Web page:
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We’re not fans of the MINI Coupe’s backward-baseball-cap styling, which we frankly just find goofy. The car may be a blast to drive (but we wouldn’t know, since MINIs in the press fleet are rarer than ethics in politicians), but sooner or later you have to park it. Getting out, eyes averted, while nearby pedestrians point, snicker and laugh out loud is something we just can’t get used to.
The new MINI Roadster, on the other hand, escaped its beating with an ugly stick. If fact, we’d go so far as to call it the best-looking car in MINI’s current lineup, even with the top in place. The proportions (small though they may be) seem just about right, and we’ll bet that the Roadster will carry on MINI’s tradition of building front-drivers with surprisingly capable handling.
As with most MINIs, the new Roadster comes in mild, medium and spicy flavor, with prices to match. On the entry-level side is the base MINI Cooper Roadster, which gives you a 121-horsepower engine and a 0 – 60 time of just under nine seconds, for a price that starts at $25,050.
Moving up the line, the MINI Cooper Roadster S gives you a stiffer suspension and more horsepower, courtesy of MINI’s TwinPower Turbo design. For a price of $28,050, before adding options, you get 181 horsepower and a 0 – 60 time of 6.7 seconds. Top speed increases from 124 mph in the base Roadster to 141 mph in the Roadster S.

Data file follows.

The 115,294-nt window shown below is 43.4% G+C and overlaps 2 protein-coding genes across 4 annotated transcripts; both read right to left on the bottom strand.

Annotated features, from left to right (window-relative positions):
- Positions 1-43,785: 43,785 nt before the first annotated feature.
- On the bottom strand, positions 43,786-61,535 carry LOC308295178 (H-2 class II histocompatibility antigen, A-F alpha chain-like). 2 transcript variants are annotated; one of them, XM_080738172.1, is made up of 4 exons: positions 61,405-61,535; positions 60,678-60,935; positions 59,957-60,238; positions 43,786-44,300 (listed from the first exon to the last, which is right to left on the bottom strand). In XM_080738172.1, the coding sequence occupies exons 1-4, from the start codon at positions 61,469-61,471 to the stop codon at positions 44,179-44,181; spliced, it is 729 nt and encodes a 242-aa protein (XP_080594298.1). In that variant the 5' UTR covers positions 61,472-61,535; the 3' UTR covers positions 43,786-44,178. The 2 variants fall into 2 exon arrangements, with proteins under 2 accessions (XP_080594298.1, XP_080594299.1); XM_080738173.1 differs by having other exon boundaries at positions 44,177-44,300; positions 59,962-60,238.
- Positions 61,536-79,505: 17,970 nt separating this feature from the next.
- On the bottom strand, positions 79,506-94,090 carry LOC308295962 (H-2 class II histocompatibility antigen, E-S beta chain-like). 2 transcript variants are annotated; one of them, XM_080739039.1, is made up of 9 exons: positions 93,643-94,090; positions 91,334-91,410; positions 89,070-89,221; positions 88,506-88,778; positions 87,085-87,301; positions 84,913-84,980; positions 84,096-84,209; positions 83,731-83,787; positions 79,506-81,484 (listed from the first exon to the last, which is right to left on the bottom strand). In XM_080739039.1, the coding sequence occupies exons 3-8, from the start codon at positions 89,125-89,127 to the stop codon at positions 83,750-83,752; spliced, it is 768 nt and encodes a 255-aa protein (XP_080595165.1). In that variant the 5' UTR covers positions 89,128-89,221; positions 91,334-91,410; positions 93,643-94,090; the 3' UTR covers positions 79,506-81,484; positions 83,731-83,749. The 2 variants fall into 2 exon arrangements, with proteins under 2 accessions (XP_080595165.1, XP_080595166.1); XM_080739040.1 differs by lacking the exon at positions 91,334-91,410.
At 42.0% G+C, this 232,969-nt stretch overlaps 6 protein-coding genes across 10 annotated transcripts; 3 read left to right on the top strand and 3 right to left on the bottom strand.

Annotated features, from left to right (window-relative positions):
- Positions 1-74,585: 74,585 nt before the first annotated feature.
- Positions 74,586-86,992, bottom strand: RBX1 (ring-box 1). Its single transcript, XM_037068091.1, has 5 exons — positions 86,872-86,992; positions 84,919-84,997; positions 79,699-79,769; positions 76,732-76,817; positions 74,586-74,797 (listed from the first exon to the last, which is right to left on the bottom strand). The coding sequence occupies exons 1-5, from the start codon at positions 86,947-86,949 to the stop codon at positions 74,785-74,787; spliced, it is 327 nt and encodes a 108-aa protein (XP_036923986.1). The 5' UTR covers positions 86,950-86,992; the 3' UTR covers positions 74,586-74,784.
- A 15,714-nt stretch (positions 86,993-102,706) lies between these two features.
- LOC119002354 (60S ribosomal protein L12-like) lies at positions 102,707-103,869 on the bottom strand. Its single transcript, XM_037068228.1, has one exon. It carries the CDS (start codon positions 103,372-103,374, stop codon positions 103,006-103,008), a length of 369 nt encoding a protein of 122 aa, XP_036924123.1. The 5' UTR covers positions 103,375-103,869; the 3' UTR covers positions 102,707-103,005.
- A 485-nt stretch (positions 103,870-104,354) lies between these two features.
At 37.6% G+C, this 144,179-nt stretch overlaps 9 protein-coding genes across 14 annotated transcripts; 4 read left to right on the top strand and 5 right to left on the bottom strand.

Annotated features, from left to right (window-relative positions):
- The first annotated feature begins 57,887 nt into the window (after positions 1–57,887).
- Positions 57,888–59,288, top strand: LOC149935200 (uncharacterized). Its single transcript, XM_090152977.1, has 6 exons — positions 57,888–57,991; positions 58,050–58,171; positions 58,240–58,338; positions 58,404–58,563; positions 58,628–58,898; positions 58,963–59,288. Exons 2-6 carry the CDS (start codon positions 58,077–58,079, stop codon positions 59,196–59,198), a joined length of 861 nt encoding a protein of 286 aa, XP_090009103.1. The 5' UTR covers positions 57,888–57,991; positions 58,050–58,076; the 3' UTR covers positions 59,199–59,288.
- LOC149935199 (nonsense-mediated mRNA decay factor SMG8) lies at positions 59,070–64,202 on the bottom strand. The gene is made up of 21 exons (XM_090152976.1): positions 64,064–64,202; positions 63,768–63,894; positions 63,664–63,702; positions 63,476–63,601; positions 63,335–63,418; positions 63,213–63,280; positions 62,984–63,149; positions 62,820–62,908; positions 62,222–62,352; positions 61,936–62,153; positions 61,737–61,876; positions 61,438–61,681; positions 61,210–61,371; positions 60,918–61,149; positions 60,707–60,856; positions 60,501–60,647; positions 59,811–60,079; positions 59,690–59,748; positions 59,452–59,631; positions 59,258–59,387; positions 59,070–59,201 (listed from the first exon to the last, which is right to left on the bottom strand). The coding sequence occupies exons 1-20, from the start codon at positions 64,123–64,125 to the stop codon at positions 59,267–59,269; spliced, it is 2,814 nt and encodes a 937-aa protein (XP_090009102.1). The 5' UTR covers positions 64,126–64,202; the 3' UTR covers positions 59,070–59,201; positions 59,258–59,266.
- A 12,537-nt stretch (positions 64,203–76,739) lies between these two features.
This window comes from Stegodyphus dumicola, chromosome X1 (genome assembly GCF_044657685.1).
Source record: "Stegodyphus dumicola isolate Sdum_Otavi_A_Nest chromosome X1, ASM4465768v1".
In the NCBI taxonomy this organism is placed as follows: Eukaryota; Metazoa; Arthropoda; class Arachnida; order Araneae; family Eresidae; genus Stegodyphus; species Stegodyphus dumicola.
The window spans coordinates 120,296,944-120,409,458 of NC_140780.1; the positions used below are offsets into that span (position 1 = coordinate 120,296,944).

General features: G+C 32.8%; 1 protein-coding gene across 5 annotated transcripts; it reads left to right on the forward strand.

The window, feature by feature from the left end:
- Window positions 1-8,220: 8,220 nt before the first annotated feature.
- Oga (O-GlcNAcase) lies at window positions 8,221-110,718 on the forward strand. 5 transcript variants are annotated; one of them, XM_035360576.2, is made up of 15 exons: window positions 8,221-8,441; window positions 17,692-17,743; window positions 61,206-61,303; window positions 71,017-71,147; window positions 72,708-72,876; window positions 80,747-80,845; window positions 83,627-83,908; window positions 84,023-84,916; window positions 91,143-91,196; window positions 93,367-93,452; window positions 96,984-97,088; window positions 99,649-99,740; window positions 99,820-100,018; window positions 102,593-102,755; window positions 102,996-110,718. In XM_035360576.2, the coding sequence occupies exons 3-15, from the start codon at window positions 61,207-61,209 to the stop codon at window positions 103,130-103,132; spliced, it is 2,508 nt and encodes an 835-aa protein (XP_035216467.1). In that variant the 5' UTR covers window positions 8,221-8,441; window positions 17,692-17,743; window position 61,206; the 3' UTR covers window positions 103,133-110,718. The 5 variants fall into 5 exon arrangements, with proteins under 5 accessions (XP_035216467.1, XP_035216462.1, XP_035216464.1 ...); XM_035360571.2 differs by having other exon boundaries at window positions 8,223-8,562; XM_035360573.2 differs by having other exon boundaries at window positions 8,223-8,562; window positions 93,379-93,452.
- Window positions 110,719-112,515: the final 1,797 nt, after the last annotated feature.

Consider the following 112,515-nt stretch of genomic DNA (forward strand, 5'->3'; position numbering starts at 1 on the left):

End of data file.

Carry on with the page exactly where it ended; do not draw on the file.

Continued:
If spicy is your preference, you’ll need the MINI John Cooper Works Roadster, which gives you 211 horsepower from the same 1.6-liter four found in the other cars. You also get bigger brakes, improved aerodynamics and standard Electronic Differential Lock Control (EDLC), which is optional in the other cars. The increased horsepower nets you a 0 – 60 time of 6.3 seconds, on the way to a top speed of 147 miles per hour. You’ll pay for the improvements, though, since the base John Cooper Works roadster starts at $35,200.
The MINI Roadster will often be cross-shopped against the Mazda MX-5 Miata, which yields performance similar to the Roadster S. Opt for an MX-5 in Grand Touring trim, and the price (before options) is a comparable $29,000. On the other hand, a John Cooper Works Roadster starts at $35,200, and will easily top $43,000 with options added in. A loaded Mazda MX-5 Miata, with the power retractable hard top, stickers at a more reasonable $32,640, which leaves you over $10,000 for a Cosworth supercharger, suspension work and stickier tires.
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